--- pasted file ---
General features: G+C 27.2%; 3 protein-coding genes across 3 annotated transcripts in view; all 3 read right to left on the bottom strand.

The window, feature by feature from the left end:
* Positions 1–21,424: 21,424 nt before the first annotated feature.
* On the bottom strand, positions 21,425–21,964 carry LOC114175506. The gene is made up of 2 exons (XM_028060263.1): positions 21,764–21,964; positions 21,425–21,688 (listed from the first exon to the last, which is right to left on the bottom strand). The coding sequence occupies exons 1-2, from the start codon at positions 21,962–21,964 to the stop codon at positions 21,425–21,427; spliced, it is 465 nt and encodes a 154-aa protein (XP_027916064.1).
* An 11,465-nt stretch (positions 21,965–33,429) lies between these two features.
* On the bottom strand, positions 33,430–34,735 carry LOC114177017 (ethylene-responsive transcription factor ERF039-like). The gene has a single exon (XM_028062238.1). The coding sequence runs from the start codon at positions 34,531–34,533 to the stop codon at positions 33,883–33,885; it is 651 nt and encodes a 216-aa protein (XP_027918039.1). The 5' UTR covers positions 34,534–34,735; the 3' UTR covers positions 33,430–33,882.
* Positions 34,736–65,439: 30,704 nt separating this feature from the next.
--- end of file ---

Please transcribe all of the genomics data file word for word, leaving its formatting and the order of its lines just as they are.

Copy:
General features: G+C 27.2%; 3 protein-coding genes across 3 annotated transcripts in view; all 3 read right to left on the bottom strand.

The window, feature by feature from the left end:
* Positions 1–21,424: 21,424 nt before the first annotated feature.
* On the bottom strand, positions 21,425–21,964 carry LOC114175506. The gene is made up of 2 exons (XM_028060263.1): positions 21,764–21,964; positions 21,425–21,688 (listed from the first exon to the last, which is right to left on the bottom strand). The coding sequence occupies exons 1-2, from the start codon at positions 21,962–21,964 to the stop codon at positions 21,425–21,427; spliced, it is 465 nt and encodes a 154-aa protein (XP_027916064.1).
* An 11,465-nt stretch (positions 21,965–33,429) lies between these two features.
* On the bottom strand, positions 33,430–34,735 carry LOC114177017 (ethylene-responsive transcription factor ERF039-like). The gene has a single exon (XM_028062238.1). The coding sequence runs from the start codon at positions 34,531–34,533 to the stop codon at positions 33,883–33,885; it is 651 nt and encodes a 216-aa protein (XP_027918039.1). The 5' UTR covers positions 34,534–34,735; the 3' UTR covers positions 33,430–33,882.
* Positions 34,736–65,439: 30,704 nt separating this feature from the next.